It's important to consider the potential resale value of any renovation. Compared to other home improvement projects, kitchen remodels, bathroom upgrades and additional square footage are generally some of the best projects for recouping your investment. Additionally, with the popular shift to remote work, home offices are becoming another trending investment and an attractive option for many homeowners and potential buyers.

loren fellows

Vice President, Mortgage Production Manager, Johnson Financial Group

“Consult with a realtor, appraiser or mortgage loan officer or banker who can provide guidance to ensure you're not over‐improving,” says Fellows. “It’s important to work with a reputable contractor. Request they bid your project including specifications, blueprints and total cost. Prior to proceeding with the contract, consider sharing the details with your mortgage loan officer or banker. We can order an appraisal based on the after improved value of the home to ensure you’re making an informed decision regarding costs and value before the work begins.”

Finance Options for Your Home Renovation

Finance your home renovation by choosing a loan option based on your personal goals and financial situation. Here are a few financing considerations to keep in mind with a Home Equity Renovation or Construction Renovation Mortgage Loan.

Considerations HELOC Renovation Loan Construction Renovation Loan
Financing is funded on the estimated value of your home after improvements are complete. Yes Yes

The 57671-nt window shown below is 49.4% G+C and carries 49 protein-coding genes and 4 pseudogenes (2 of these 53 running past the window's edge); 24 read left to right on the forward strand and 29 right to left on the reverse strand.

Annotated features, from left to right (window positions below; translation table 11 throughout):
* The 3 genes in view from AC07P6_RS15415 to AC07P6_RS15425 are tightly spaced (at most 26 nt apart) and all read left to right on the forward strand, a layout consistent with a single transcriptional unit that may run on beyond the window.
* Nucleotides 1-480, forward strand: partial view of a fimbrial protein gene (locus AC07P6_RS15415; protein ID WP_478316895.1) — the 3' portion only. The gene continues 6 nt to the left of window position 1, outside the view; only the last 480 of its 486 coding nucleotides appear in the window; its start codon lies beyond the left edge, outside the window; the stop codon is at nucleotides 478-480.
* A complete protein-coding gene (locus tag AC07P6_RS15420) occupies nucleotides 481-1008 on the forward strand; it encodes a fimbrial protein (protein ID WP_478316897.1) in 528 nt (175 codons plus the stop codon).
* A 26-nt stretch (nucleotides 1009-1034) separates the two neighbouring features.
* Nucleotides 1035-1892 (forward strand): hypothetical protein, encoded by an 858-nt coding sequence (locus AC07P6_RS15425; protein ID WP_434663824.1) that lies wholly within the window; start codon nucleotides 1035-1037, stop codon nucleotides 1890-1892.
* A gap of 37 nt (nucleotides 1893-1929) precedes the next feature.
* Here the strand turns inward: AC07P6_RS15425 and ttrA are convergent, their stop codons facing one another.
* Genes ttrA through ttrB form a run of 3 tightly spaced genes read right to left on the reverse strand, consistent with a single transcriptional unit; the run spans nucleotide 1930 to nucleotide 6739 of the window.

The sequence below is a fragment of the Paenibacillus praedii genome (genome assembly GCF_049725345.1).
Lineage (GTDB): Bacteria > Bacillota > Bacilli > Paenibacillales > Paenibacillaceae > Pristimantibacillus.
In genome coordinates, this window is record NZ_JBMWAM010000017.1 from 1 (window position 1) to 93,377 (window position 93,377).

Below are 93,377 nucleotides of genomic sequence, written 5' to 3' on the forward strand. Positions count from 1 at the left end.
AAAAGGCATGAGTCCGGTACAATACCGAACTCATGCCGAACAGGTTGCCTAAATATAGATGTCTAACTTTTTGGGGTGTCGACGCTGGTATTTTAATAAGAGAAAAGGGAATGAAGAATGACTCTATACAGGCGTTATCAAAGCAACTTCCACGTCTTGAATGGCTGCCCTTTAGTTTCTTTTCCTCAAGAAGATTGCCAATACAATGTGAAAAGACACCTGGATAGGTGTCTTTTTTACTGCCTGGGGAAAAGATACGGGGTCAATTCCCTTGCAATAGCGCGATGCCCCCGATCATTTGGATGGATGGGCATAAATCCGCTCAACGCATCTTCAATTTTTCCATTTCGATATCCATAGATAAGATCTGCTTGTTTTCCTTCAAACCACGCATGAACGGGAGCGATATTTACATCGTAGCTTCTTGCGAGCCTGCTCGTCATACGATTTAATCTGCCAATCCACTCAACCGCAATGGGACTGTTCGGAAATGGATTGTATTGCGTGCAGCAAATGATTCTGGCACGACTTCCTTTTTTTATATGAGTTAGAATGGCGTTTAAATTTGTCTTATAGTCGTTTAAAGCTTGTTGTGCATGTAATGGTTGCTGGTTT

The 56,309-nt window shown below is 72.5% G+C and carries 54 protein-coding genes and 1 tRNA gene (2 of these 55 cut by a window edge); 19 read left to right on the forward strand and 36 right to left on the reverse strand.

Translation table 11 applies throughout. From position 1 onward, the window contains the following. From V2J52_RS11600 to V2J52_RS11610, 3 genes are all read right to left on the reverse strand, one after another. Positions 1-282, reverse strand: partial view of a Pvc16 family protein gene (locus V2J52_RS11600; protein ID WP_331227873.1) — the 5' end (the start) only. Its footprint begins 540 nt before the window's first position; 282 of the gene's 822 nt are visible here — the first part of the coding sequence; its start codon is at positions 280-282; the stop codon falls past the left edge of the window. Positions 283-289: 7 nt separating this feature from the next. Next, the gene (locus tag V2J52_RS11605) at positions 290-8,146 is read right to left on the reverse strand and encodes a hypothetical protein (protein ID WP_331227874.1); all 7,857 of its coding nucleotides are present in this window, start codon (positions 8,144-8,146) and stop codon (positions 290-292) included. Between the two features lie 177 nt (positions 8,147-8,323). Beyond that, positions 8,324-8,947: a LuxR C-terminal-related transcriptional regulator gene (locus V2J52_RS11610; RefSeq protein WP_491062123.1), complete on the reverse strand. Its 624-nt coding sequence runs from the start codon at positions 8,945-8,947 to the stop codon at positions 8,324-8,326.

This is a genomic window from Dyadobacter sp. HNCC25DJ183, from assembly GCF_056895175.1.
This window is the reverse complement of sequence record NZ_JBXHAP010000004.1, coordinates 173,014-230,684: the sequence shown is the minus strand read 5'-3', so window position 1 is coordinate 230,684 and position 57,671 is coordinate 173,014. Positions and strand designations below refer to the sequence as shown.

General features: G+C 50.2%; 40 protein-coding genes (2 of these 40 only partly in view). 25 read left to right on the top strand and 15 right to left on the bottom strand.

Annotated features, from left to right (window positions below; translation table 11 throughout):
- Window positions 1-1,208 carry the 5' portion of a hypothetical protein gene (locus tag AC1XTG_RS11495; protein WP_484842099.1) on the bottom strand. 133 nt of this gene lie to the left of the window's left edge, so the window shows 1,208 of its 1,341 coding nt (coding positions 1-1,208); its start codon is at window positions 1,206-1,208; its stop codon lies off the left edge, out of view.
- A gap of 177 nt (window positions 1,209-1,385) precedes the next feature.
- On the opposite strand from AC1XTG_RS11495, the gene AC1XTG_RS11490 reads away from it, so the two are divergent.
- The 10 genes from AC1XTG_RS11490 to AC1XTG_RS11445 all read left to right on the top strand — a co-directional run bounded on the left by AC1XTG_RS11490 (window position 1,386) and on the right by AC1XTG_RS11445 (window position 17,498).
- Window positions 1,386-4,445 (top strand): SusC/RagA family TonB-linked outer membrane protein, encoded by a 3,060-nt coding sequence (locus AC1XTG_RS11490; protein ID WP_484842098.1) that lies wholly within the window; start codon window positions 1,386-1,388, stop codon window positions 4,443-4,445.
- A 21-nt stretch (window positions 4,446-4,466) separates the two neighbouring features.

Payments are calculated only on the dollar amount you've used for your project. Yes Yes
Leverage a fixed rate option once your project is complete to eliminate the risk of rising rates. Yes. Take advantage of a HELOC fixed rate option. Yes. Choose to lock your rate prior to the completion of construction renovation or through a fixed rate construction loan.
Both loan options may offer tax advantages when used for home improvements. Be sure to consult with your tax advisor to determine deductibility of interest. Yes Yes
Loan options You can keep your existing first mortgage and have access to a line of credit for future use. One loan when you pay off your existing first mortgage and wrap it into the new loan.

 

The Capital Gains Tax

“Finally, there are downsides to using cash,” McIlwraith says. “If you liquidate an investment to pay for a renovation, you may trigger taxable capital gains. When you use a loan option with a rate that's still historically low with potential tax advantages, why not keep that money working for you instead?”

Make your dream home come true

If you're ready to tackle a home renovation, start talking with our team of mortgage loan officers and bankers, or reach out to your Johnson Financial Group advisor to explore your best options for financing.

Loans are subject to credit and property approval, bank underwriting guidelines, and may not be available in all states. Other loan programs and pricing may be available. Certain conditions, terms, and restrictions may apply based on the loan program selected. The term of the loan may vary based upon program chosen. Property insurance is required; if the collateral is determined to be in an area having special flood hazards, flood insurance will be required.